Alaska State Senator Pete Kelly (R) wants women to act responsibly, and therefore wants state-funded pregnancy tests available in the restrooms of restaurants and bars. Kelly’s rationale is that women will make better decisions about whether or not to drink if they know for certain whether or not they are pregnant.
In an interview with the Anchorage Daily News, Kelly, who is also the co-chair of the Alaska Senate Finance Committee, said he is declaring war on fetal alcohol syndrome (FAS), which is a serious problem in Alaska, particularly in rural areas. Last year Kelly created an advisory commission to look at Alaska’s substance abuse problems.
According to Kelly’s plan, the pregnancy tests would be available for free, and the plan’s effectiveness would be studied by university researchers. He wants to spend millions of state dollars on a Fetal Alcohol Spectrum Disorders (FASD) awareness campaign, and also plans to recruit a network of local counselors to provide advice to women who are drinking while pregnant.
Kelly’s assumption is that if women know they are pregnant they will not drink. The idea of the availability of pregnancy tests in bars is not completely new. In 2012, a bar in Minnesota installed a pregnancy-test dispensing vending machine, but the tests were $3.00 each, not state funded.
When asked if he would support the same idea with birth control, making it available free in bars and restaurants similar to the pregnancy test proposal, the Alaska Senator said no, stating that he is against it because contraception is only for people who do not want to act responsibly.
When the Anchorage Daily News interviewer observed that birth control use could be seen as acting responsibly, Kelly said he was not sure about that, stating that we do not want to get into “that level of social engineering.” The commission just wants to make sure people are informed and will make good decisions.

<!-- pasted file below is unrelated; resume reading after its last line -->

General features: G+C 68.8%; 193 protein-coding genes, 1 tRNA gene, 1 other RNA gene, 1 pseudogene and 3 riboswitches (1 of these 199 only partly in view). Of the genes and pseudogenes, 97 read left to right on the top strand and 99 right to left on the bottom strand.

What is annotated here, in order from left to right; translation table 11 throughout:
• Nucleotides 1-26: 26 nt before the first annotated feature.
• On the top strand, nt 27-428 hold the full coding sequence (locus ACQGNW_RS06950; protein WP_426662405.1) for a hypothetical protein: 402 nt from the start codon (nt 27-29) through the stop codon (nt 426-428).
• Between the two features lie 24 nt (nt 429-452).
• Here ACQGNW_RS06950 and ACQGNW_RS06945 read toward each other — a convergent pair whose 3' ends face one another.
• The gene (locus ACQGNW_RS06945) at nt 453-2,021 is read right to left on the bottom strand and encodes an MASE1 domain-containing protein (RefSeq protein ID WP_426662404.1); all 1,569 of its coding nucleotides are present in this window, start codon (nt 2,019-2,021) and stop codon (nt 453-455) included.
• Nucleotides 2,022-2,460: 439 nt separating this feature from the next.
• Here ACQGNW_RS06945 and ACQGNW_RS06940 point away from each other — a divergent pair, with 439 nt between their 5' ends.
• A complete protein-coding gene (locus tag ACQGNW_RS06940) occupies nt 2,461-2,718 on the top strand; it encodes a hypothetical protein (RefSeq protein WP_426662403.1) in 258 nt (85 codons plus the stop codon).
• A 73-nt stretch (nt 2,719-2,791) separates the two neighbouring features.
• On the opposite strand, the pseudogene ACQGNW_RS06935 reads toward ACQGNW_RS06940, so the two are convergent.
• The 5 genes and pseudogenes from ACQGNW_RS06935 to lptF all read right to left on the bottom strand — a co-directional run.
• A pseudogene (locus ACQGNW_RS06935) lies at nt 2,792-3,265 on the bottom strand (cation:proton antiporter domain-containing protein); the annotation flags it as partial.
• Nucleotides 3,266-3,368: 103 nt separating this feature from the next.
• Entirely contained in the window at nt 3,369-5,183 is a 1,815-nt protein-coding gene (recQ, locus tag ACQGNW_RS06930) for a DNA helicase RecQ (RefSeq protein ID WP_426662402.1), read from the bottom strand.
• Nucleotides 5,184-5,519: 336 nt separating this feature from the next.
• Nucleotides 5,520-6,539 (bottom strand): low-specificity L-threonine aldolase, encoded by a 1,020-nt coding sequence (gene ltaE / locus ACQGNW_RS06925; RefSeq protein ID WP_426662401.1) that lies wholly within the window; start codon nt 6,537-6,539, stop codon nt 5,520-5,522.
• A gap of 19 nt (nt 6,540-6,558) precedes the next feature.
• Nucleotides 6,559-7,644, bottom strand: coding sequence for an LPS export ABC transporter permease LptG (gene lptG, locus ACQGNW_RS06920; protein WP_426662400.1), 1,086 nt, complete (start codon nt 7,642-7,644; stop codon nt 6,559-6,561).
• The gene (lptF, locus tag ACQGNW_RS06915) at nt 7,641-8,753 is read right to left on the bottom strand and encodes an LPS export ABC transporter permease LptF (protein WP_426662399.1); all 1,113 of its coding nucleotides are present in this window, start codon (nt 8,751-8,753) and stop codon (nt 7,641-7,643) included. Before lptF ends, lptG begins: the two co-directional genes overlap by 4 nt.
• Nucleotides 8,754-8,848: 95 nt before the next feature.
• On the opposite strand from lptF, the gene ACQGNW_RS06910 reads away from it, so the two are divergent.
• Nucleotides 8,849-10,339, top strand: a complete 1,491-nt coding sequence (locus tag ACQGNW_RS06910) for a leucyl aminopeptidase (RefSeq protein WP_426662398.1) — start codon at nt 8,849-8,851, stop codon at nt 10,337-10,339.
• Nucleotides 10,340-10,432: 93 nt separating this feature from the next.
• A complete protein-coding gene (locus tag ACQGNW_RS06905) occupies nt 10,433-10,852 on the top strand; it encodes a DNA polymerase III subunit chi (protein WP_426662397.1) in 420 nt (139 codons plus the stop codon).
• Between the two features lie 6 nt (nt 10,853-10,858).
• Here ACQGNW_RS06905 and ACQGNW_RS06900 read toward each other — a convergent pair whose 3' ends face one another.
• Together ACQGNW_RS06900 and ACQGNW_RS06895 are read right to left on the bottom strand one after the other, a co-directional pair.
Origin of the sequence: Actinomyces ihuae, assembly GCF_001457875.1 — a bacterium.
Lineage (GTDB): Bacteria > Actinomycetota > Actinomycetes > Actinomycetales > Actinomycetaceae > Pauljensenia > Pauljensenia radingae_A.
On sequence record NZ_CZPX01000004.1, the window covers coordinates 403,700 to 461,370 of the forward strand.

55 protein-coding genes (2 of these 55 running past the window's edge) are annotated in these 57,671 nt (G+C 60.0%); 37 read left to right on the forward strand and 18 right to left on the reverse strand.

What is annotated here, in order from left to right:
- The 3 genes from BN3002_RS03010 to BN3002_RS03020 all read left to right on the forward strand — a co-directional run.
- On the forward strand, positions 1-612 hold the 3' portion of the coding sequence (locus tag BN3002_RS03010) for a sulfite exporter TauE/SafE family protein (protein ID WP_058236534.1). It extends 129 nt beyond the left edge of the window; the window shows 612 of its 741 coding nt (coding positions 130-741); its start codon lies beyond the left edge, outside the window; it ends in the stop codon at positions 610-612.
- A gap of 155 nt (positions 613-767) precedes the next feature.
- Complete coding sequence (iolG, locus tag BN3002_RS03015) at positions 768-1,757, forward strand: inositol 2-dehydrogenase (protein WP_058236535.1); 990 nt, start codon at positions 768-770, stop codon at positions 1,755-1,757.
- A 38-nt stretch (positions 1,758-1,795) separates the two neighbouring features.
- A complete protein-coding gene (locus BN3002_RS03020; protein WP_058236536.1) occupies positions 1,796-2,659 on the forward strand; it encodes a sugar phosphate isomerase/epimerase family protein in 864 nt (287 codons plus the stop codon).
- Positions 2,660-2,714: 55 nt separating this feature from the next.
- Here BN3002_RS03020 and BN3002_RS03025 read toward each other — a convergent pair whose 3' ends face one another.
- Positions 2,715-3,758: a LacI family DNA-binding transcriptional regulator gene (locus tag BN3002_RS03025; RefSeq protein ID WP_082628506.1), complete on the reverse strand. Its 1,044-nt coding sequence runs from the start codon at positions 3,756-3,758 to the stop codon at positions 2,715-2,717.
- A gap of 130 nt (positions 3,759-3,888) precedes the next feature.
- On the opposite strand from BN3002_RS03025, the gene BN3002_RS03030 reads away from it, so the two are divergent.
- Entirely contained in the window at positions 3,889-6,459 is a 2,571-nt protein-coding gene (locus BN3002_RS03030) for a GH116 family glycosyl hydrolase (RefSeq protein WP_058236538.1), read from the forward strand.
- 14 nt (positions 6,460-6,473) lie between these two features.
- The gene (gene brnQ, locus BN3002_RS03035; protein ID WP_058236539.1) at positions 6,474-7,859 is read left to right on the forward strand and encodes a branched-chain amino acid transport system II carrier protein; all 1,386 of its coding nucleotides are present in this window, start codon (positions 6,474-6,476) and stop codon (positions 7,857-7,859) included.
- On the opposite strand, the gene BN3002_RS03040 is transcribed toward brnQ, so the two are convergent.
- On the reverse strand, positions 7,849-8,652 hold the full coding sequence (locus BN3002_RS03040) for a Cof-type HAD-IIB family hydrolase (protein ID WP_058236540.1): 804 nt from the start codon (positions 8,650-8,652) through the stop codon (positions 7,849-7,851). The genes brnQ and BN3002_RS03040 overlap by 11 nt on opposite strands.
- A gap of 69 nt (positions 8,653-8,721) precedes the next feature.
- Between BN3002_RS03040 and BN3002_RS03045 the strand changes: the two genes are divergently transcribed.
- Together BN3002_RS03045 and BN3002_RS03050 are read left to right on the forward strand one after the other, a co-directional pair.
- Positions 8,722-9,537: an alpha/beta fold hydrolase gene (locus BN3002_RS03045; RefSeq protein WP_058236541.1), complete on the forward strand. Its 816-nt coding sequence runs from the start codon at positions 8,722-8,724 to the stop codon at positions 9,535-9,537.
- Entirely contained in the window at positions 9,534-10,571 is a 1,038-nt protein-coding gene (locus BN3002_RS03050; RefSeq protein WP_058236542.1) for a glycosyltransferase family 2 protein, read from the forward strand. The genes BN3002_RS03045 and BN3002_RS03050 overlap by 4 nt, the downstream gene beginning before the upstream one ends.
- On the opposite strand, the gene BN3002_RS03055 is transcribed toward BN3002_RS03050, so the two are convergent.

Alaska opted not to accept federal money to pay for birth control under the government Medicaid expansion. Alaska State Senator Fred Dyson (R) spoke against state funded contraception recently, saying that if people can afford lattes they can afford to pay for their own birth control.
Part of Kelly’s plan is to attempt to get pregnant women who are binge drinking referred to social services to get them away from alcohol and attended to. He sees involuntary commitment as a possibility in the future, but not now. Instead they are trying to address FAS at the grassroots level.
Kay Brown, Alaska Democratic Party Executive Director, said in a statement sent to reporters that Republicans need to stop their war on Alaska women.
Senator Kelly says for every child born with FAS the lifetime cost to the public is between $860,000 and $4.2 million. Even if the state is only spending $1 million per child in their first 18 years he figures they would break even on the program’s costs if even one child was saved.
The commission has given preliminary notice to the restaurant and bar lobby, saying they do not intend to surprise anyone with the proposal. The new plan would not require bars to supply the tests, but Kelly says in the future it might be possible that supporting the state’s campaign might be a part of licensing requirements.
Kelly said the committee is not yet at the point of discussing criminal sanctions against women who binge drink while pregnant. At this time the Alaska Senator feels that making pregnancy tests readily available will help women to act responsibly when in bars or other situations that may involve drinking.
By Beth A. Balen